Despite widespread political disapproval, San Francisco Mayor Ed Lee still seems determined to continue exploring the possibility of implementing a controversial stop-and-frisk policy.
The policy, modeled after a similar system in New York, allows law enforcement officers to search anyone they consider suspicious. Critics argue that such a policy, at least as it's currently enforced in other cities, is tantamount to racial profiling.
San Francisco's Board of Supervisors passed a resolution earlier this month that urged the mayor to stop pursuing stop-and-frisk, but Lee is standing his ground.
"The month of June in San Francisco experienced a spike in shootings and homicides in our southeast neighborhoods. This is unacceptable and while I take this issue extremely seriously," said Lee in a statement released Tuesday afternoon. "I have stated that I am willing to look at what other cities are doing to reduce gun violence, including cities like New York and Philadelphia that both have stop and frisk programs."
Supervisors, on the other hand, overwhelmingly believe the policy would be bad for San Francisco. "While I appreciate the mayor's commitment to raising awareness for the public-safety challenges that we have in the city, in particular the issue surrounding gun violence in our southeastern neighborhoods, I don't believe that a policy similar to stop-and-frisk is something worth exploring," Bayview Supervisor Malia Cohen told the San Francisco Chronicle.
The Black Young Democrats of San Francisco held a rally on the steps on City Hall on Tuesday against stop-and-frisk, during which organizers turned in 2,000 signatures urging the mayor to reconsider.
Lee, a former civil rights lawyer, insisted that he would never consider enforcing a law that encourages racial profiling or violates the Fourth Amendment rights of San Francisco citizens. "I want to be clear that I have not considered implementing a policy in San Francisco that would violate anyone's constitutional rights or that would result in racial profiling," he added in his statement.
But those assurances haven't been enough for many of the policy's critics, such the San Francisco Examiner, which published an editorial last week strongly questioning Lee's wisdom in pursuing the idea.
Even SFPD chief Greg Suhr seemed cool to the proposal when he was asked about it during a press conference last month. "I'm not saying that I would rule out having a discussion about anything, but I believe that we do it well and we do it right," he said. "[We] make all of our detentions based on reasonable suspicion."
"We do not racially profile here in San Francisco and we never will," added Suhr, who said he and Lee had previously discussed the idea.
The mayor's decision to look into a stop-and-frisk program for San Francisco comes at an interesting time. Earlier this year, the NYCLU released a scathing report about the NYPD's use of stop-and-frisk. The report showed that the program overwhelmingly targeted blacks and Latinos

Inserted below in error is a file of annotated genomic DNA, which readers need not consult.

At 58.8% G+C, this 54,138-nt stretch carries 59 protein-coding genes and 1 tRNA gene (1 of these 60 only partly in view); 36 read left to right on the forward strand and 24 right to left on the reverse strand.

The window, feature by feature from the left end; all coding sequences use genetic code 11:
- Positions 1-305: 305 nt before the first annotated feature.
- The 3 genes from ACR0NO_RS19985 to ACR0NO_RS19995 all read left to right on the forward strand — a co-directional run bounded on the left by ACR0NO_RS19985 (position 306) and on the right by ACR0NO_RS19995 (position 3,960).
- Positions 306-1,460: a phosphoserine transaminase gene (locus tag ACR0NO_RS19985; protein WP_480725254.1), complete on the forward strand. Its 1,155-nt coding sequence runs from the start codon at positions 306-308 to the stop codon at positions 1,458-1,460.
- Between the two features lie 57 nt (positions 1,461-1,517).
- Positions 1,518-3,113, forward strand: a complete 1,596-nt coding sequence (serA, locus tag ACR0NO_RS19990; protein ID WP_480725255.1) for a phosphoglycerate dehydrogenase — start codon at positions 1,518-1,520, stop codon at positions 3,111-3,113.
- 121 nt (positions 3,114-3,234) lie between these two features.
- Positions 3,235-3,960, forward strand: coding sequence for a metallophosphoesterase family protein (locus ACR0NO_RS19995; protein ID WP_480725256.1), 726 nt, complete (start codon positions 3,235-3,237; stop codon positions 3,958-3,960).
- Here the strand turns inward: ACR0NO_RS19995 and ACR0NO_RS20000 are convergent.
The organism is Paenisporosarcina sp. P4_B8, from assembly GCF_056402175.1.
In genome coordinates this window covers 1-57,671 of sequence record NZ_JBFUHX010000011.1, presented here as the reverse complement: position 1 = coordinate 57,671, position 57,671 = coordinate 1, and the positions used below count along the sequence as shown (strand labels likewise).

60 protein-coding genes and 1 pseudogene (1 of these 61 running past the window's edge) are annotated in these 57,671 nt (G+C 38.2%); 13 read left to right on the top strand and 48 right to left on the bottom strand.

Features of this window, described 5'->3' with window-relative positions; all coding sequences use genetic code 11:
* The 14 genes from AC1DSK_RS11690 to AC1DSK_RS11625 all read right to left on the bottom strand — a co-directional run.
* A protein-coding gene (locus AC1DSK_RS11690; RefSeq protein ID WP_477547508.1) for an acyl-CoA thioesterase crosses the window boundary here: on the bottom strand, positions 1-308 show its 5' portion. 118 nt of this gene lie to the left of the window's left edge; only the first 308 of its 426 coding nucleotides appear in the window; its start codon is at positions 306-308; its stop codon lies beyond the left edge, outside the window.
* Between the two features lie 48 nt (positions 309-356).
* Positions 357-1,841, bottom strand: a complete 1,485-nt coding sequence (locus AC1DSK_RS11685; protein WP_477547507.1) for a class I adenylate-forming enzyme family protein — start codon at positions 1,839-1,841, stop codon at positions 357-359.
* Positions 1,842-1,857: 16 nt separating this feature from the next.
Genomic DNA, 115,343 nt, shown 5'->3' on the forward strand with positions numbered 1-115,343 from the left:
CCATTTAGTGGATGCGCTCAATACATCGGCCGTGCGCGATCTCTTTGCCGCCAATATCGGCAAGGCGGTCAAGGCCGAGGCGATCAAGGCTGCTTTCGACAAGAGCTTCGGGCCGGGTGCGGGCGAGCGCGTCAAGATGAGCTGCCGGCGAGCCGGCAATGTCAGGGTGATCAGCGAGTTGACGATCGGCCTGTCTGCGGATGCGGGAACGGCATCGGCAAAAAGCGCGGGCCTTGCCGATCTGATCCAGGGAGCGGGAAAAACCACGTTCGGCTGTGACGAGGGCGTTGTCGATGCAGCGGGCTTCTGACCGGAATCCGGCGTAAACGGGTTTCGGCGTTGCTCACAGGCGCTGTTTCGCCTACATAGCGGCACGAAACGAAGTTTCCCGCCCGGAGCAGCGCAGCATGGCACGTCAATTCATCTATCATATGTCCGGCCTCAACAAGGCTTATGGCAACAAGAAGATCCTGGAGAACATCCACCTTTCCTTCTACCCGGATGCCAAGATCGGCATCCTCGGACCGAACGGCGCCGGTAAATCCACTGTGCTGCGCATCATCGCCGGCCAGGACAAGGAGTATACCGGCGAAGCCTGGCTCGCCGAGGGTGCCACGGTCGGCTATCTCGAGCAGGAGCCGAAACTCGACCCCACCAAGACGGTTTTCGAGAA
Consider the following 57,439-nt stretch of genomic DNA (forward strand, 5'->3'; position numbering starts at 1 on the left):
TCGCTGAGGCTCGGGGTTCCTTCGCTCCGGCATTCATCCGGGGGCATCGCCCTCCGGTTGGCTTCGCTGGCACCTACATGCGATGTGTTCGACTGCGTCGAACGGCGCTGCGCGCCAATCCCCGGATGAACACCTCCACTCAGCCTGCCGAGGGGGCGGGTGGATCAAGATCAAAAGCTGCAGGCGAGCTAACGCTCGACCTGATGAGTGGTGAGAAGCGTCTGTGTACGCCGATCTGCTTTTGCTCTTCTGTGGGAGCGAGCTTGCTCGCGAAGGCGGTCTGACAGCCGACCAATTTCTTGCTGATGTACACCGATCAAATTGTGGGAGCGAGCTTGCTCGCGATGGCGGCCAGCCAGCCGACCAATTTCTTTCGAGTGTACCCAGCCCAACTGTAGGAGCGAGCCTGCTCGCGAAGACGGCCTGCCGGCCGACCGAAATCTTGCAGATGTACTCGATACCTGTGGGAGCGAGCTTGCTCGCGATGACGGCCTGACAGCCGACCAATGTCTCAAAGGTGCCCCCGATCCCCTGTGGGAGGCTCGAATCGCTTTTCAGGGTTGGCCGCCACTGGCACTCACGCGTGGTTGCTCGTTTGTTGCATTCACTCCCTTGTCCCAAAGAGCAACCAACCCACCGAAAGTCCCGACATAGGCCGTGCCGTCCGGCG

In one New York precinct where blacks and Latinos only make up eight percent of the population, those groups constituted 77 percent of the people detained.
And in the majority black neighborhood of Brownsville, Brooklyn, 93 percent of residents report having been stopped by the police. In fact, more black people were detained under New York's stop-and-frisk program in 2011 then there are black people living in the city of New York.
"The NYPD’s own data undermine many of the Bloomberg administration's justifications for the stop-and-frisk program," NYCLU Executive Director Donna Lieberman said in a statement coinciding with the release of the report. "Contrary to the mayor and police commissioner's assertions, the massive spike in the number of stops has done little to remove firearms from the streets. Instead, it has violated the constitutional rights of millions of people and corroded the ability of communities of color to trust and respect the police."
Lee's timing in pursing a stop-and-frisk policy is also potentially problematic in how it relates to the city's overall violent crime rate. Despite a recent spike in homicides in certain neighborhoods over the past few months, violent crime in the city is relatively low.
Lee's revelation also comes as a surprise as San Francisco's violent crime rate in 2011 dropped for a third straight year, hovering at historic lows not seen since the 1960s and mirroring a current national trend.
San Francisco had 50 homicides last year, the same number as 2010 and slightly higher than 46 in 2009, but far fewer than the 98 murders in 2008. Meanwhile, neighboring Oakland had 110 homicides in 2011.
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